Senior earns perfect score in AP Research

Seshan Jayapregasham is one of 111 students in the world to receive a perfect score on the AP Research Exam


photo by Family of Jayapregasham

Jayapregasham at one of the six locations for water samples.

AP Research, like other Advanced Placement classes, has a final exam at the end of the year. However this exam entails a 5,000-word research paper about a topic of the student’s choice and a 10-15-minute presentation regarding their paper, emulating a college dissertation.

Of the 9,640 students taking the exam across the world, only 111 students, 0.012 percent, received a perfect score on the test; including senior Seshan Jayapregasham.

“I put a lot of hard work into this,” Jayapregasham said. “It really is amazing [to be one of 111 people].”

While the typical AP exam preparation starts after spring break, the AP Research exam requires students to start right away. Jayapregasham began his research on the concentration of micro-plastics in different marine environments in early October, and throughout the year he continued to take data and research.

“I looked at the news and I was looking at the important events that were going on, and I ran across micro-plastics,” Jayapregasham said. “I wanted to apply that to my research and my interest in marine biology.”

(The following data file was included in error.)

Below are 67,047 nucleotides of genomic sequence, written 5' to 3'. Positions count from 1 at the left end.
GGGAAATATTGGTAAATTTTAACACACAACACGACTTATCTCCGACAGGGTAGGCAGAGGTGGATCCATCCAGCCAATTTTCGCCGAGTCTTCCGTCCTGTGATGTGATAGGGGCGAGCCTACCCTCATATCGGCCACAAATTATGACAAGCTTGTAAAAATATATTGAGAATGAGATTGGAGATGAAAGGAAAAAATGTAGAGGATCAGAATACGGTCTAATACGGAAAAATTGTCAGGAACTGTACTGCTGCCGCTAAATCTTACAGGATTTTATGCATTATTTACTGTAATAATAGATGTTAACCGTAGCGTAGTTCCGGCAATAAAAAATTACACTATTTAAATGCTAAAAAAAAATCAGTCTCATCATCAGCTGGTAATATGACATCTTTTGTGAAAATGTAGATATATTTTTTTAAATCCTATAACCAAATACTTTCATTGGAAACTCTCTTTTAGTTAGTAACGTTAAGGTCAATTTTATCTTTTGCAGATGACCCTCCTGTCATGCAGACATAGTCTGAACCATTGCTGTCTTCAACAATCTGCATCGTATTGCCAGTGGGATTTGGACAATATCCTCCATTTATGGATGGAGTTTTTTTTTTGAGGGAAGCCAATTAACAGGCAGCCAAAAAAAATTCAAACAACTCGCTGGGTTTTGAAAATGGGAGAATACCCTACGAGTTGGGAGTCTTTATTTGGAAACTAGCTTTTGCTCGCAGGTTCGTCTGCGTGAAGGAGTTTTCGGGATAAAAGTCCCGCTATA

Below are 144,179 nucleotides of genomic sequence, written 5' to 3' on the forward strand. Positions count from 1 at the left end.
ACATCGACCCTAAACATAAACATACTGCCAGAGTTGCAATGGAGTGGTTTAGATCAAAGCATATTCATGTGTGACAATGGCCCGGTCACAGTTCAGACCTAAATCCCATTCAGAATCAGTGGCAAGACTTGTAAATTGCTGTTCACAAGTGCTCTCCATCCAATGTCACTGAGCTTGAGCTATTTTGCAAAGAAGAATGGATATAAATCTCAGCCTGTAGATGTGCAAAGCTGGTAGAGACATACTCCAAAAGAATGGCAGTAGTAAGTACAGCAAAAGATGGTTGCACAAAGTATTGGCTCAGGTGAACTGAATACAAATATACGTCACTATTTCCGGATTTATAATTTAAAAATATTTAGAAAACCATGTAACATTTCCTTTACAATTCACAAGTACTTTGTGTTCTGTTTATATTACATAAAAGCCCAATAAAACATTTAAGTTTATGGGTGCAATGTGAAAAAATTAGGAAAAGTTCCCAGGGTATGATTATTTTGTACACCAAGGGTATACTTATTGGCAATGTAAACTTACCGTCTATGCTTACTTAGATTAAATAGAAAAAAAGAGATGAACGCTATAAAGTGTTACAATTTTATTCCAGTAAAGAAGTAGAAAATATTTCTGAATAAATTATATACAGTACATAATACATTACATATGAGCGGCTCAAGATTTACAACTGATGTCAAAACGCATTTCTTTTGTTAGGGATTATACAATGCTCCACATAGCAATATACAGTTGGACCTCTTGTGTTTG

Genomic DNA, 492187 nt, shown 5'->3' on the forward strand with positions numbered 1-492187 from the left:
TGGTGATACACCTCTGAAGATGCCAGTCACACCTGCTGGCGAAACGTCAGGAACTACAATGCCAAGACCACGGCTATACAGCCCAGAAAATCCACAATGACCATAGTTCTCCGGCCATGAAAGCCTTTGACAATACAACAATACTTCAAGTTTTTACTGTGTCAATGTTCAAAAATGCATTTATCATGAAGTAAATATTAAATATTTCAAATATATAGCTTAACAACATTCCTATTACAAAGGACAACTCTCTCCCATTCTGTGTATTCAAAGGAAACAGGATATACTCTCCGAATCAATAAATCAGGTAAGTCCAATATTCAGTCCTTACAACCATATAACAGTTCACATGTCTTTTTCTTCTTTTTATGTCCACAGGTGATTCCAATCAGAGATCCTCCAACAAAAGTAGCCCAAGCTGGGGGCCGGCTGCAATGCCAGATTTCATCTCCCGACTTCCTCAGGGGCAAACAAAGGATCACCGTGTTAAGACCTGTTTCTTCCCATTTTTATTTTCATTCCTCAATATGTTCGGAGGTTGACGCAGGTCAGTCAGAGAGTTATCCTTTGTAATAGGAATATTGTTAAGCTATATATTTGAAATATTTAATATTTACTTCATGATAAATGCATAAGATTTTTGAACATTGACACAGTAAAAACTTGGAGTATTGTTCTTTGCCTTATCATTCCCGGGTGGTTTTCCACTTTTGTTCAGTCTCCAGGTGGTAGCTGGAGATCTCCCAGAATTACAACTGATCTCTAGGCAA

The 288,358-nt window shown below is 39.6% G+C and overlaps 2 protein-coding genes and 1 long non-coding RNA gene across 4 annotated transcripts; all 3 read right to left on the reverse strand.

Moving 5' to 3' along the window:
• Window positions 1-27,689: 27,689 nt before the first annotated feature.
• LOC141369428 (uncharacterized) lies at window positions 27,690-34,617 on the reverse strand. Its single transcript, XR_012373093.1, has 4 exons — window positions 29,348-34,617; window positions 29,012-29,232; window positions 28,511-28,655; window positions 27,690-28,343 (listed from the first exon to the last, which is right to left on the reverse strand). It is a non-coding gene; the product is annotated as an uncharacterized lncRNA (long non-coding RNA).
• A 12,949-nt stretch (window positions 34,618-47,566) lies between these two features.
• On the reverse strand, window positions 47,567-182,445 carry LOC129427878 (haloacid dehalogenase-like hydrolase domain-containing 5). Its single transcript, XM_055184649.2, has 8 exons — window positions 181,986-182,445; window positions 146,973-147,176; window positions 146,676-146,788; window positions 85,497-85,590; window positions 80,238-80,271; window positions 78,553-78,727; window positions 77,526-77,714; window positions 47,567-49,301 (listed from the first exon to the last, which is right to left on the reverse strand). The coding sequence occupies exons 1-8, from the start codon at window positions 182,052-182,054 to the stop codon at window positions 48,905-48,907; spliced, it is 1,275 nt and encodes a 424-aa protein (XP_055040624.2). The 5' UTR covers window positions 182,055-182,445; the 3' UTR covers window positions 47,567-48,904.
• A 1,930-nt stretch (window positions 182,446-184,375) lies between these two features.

Jayapregasham’s research consisted of taking samples from different marine environments, including the beach, marshlands, oyster reefs and other locations to gather different water samples. This data was gathered all in one day throughout the state of Florida, to prevent variables in the data.

“I took the water samples, filtered them and then analyzed them by looking through a microscope and keeping track of how much plastic was in each sample,” Jayapregasham said.

Another key part of Jayapregasham’s perfection was Dr. Linda Walters, a professor of Marine Sciences in the Biology department at the University of Central Florida, who guided him throughout the process.

Walters took him to the sites where he collected his data, and taught him the proper way to take samples, track and record data.

On top of AP Research, Jayapregasham is taking six other AP exams. This forces him to balance his time wisely for each class.

“It wasn’t about how good I did on them, it was just putting the practice in and preparing for all of them,” Jayapregasham said. “I try to focus evenly among all my AP classes, but this one took a little more focus.”

After high school, Jayapregasham will be majoring in Aerospace Engineering at Embry-Riddle Aeronautical University.